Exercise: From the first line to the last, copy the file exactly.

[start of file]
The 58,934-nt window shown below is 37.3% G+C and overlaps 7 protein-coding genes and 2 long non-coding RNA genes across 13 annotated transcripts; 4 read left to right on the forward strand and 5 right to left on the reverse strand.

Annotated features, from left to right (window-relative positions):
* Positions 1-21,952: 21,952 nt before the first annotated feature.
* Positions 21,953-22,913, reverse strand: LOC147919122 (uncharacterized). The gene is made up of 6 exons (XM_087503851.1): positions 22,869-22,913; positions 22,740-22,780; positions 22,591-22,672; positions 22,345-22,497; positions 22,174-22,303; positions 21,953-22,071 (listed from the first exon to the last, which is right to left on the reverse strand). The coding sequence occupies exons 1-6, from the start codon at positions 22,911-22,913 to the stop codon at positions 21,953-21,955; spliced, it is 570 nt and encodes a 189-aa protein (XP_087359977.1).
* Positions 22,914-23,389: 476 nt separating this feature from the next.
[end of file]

The 58,934-nt window shown below is 37.3% G+C and overlaps 7 protein-coding genes and 2 long non-coding RNA genes across 13 annotated transcripts; 4 read left to right on the forward strand and 5 right to left on the reverse strand.

Annotated features, from left to right (window-relative positions):
* Positions 1-21,952: 21,952 nt before the first annotated feature.
* Positions 21,953-22,913, reverse strand: LOC147919122 (uncharacterized). The gene is made up of 6 exons (XM_087503851.1): positions 22,869-22,913; positions 22,740-22,780; positions 22,591-22,672; positions 22,345-22,497; positions 22,174-22,303; positions 21,953-22,071 (listed from the first exon to the last, which is right to left on the reverse strand). The coding sequence occupies exons 1-6, from the start codon at positions 22,911-22,913 to the stop codon at positions 21,953-21,955; spliced, it is 570 nt and encodes a 189-aa protein (XP_087359977.1).
* Positions 22,914-23,389: 476 nt separating this feature from the next.